MBA 1.6 or MBA 2.2 or rMBP

Discussion in 'Buying Tips and Advice' started by Abigailh96, Jul 2, 2015.

  1. Abigailh96 macrumors newbie

    Jul 2, 2015
    i am looking to replace my old MacBook, since it refuses to run more than one app at a time. Could someone please explain to me, in non-highly-technical language, the benefits of these respective models, mainly in terms of processing speed? I'm a college student, I do basic web browsing and word processing, with some use of numbers and keynote, and I don't really do video editing. Is it worth it to upgrade the processor on the MBA, if I have 8 GB either way? And, given my limited college-student budget, and that I don't really care about screen quality, would the rMBP be worth it for my needs?

    Also, how does the i5 and i7 and Turboboost figure into all this? Again, I'm not exactly computer-savvy.

    Thanks so much!
  2. Panch0 macrumors 6502a

    Feb 23, 2010
    Based on your stated uses, you will not be able to tell the difference between any of the current MB/MBA processors. Again, based on your uses, You don't need to upgrade RAM - 4GB will suffice, although obviously 8GB isn't going to hurt anything. I would consider the new retina MacBook rather than the rMBP, but the screen on the MBA 13" is also very good - try to take a look at them side by side in an Apple Store or at another reseller.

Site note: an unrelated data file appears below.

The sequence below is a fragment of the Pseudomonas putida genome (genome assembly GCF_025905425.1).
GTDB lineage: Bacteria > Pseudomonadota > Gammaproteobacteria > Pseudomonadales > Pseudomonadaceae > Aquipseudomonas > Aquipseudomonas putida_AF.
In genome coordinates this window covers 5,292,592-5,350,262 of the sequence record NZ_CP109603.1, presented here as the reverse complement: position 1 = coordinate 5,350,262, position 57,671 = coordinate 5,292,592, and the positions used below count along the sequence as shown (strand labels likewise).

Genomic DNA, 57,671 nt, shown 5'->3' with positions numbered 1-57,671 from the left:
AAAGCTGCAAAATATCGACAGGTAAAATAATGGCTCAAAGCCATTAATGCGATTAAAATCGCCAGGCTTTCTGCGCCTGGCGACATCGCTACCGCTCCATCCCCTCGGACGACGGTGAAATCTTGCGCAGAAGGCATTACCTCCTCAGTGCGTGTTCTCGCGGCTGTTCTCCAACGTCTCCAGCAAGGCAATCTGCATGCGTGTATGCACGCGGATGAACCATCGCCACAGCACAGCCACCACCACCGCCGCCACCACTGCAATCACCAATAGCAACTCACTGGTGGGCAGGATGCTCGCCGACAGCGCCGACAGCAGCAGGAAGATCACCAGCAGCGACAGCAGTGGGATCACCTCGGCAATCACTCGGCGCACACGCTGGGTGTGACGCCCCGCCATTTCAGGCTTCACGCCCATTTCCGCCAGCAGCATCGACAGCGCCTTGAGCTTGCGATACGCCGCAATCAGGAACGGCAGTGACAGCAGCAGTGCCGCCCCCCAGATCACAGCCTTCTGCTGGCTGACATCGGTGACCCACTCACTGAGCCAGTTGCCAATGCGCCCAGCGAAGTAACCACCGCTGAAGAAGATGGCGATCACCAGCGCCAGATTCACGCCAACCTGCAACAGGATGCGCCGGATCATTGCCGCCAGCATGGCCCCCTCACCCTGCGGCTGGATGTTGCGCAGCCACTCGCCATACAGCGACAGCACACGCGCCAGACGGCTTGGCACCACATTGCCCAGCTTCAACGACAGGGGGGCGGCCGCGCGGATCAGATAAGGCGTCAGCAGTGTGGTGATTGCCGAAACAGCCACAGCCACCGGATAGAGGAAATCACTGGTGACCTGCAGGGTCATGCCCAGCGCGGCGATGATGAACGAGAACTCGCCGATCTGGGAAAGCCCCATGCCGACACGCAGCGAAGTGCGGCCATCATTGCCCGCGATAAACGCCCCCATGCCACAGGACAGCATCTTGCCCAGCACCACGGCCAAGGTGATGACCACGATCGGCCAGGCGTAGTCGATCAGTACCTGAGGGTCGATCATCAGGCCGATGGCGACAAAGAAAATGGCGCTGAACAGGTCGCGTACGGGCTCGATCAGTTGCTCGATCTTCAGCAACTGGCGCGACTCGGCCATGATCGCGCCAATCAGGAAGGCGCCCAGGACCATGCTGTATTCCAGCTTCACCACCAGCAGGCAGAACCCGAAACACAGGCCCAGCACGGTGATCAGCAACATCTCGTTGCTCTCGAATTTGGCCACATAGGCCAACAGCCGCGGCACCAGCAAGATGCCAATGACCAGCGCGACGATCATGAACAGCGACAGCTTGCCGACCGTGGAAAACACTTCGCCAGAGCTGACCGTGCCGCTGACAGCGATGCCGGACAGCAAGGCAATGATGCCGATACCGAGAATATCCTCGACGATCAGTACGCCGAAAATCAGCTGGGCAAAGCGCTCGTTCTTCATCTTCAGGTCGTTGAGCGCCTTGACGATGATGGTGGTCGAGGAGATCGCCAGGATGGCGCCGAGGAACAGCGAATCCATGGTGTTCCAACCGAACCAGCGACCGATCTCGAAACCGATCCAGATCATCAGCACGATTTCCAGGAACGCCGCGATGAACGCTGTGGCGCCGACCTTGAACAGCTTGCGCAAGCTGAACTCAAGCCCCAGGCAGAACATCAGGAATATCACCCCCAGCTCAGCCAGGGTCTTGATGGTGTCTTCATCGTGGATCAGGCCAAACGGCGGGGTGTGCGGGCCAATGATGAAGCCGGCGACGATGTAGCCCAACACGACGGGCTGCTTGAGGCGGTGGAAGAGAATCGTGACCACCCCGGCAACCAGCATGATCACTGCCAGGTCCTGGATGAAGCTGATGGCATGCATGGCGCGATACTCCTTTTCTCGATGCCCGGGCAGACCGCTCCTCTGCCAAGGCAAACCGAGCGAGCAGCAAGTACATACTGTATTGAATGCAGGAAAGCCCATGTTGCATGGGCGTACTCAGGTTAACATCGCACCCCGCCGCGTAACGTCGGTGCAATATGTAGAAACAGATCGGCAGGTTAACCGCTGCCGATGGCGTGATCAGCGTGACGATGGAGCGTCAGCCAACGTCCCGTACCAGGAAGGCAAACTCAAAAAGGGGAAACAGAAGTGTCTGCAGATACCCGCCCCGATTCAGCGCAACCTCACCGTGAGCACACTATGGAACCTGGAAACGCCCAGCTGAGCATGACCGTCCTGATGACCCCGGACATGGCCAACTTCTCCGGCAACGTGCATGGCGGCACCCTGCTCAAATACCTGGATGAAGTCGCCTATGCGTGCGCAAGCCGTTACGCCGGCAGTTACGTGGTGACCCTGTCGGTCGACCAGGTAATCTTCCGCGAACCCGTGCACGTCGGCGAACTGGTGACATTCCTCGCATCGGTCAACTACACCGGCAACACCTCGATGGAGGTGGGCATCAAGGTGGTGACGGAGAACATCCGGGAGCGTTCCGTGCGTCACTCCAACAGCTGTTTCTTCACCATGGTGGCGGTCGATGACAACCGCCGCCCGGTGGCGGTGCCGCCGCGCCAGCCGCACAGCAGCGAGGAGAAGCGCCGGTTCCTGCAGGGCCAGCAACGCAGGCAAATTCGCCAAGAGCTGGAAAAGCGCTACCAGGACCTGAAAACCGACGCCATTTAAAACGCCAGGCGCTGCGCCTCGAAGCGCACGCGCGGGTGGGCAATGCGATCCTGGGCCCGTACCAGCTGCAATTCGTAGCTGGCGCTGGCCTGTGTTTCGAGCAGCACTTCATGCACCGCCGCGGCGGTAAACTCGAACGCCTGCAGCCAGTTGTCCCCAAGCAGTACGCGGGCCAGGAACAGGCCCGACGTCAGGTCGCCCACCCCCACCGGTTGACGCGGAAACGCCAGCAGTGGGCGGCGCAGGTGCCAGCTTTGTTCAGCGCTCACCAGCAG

Turbo Boost allows single threaded programs to run at a higher clock speed - think games, although there are other cases where this would apply. Not relevant to your uses.

    i5 / i7 - i7 will have better performance at the same clock speed and is usually clocked higher to begin with. For the uses you have listed, the difference will not be perceptible.

    All of the above is based on your description of your own use. Keep in mind that college is a time of change. You may decide that you have an interest is engineering, computer science or film. Your needs could change pretty rapidly. Take a look at the resale market for Macs - you can probably buy what you need now, then sell it for a good part of the original price to subsidize an upgrade if your needs change.
  3. Frosties macrumors 6502a


    Jun 12, 2009
    The old rule "Never buy the first version of a new Apple product" is still true. The next version of the macbook will be better but now it's not a computer to purchase for the basic user as it's too specialized, limited and expensive for what you get. The macbook air is still the golden ticket if the macbook pro is too expensive.

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